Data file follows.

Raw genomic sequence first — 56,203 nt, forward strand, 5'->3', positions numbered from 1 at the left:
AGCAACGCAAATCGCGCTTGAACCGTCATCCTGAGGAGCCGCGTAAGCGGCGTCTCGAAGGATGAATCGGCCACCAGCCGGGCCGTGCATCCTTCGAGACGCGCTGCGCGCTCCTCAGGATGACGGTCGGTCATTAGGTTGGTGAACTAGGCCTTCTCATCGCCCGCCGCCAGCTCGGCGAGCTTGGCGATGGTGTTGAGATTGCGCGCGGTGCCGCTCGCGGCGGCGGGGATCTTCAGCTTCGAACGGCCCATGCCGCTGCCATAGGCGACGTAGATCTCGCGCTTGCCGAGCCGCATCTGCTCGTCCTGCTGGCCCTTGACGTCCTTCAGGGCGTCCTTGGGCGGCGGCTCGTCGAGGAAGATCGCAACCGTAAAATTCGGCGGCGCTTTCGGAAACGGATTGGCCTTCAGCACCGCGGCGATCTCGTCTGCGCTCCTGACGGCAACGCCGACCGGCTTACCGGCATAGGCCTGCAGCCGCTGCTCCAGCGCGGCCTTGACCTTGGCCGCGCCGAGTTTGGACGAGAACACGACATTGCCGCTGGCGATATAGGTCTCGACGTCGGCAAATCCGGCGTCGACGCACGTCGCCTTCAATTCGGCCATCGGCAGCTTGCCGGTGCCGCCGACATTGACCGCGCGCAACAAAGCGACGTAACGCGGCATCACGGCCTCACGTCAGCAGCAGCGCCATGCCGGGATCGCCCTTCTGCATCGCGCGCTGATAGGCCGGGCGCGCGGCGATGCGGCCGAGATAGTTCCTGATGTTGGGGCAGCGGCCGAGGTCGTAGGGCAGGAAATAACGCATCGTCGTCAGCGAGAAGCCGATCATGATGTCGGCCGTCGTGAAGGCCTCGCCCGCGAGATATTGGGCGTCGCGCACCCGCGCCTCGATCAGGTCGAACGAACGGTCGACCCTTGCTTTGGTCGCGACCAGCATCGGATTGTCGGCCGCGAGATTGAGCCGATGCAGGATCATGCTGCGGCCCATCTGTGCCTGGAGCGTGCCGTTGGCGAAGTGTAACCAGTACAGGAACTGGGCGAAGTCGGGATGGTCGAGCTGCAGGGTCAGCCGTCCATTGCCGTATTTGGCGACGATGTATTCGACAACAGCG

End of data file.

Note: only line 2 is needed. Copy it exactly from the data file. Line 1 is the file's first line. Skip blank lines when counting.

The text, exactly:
AGCAACGCAAATCGCGCTTGAACCGTCATCCTGAGGAGCCGCGTAAGCGGCGTCTCGAAGGATGAATCGGCCACCAGCCGGGCCGTGCATCCTTCGAGACGCGCTGCGCGCTCCTCAGGATGACGGTCGGTCATTAGGTTGGTGAACTAGGCCTTCTCATCGCCCGCCGCCAGCTCGGCGAGCTTGGCGATGGTGTTGAGATTGCGCGCGGTGCCGCTCGCGGCGGCGGGGATCTTCAGCTTCGAACGGCCCATGCCGCTGCCATAGGCGACGTAGATCTCGCGCTTGCCGAGCCGCATCTGCTCGTCCTGCTGGCCCTTGACGTCCTTCAGGGCGTCCTTGGGCGGCGGCTCGTCGAGGAAGATCGCAACCGTAAAATTCGGCGGCGCTTTCGGAAACGGATTGGCCTTCAGCACCGCGGCGATCTCGTCTGCGCTCCTGACGGCAACGCCGACCGGCTTACCGGCATAGGCCTGCAGCCGCTGCTCCAGCGCGGCCTTGACCTTGGCCGCGCCGAGTTTGGACGAGAACACGACATTGCCGCTGGCGATATAGGTCTCGACGTCGGCAAATCCGGCGTCGACGCACGTCGCCTTCAATTCGGCCATCGGCAGCTTGCCGGTGCCGCCGACATTGACCGCGCGCAACAAAGCGACGTAACGCGGCATCACGGCCTCACGTCAGCAGCAGCGCCATGCCGGGATCGCCCTTCTGCATCGCGCGCTGATAGGCCGGGCGCGCGGCGATGCGGCCGAGATAGTTCCTGATGTTGGGGCAGCGGCCGAGGTCGTAGGGCAGGAAATAACGCATCGTCGTCAGCGAGAAGCCGATCATGATGTCGGCCGTCGTGAAGGCCTCGCCCGCGAGATATTGGGCGTCGCGCACCCGCGCCTCGATCAGGTCGAACGAACGGTCGACCCTTGCTTTGGTCGCGACCAGCATCGGATTGTCGGCCGCGAGATTGAGCCGATGCAGGATCATGCTGCGGCCCATCTGTGCCTGGAGCGTGCCGTTGGCGAAGTGTAACCAGTACAGGAACTGGGCGAAGTCGGGATGGTCGAGCTGCAGGGTCAGCCGTCCATTGCCGTATTTGGCGACGATGTATTCGACAACAGCG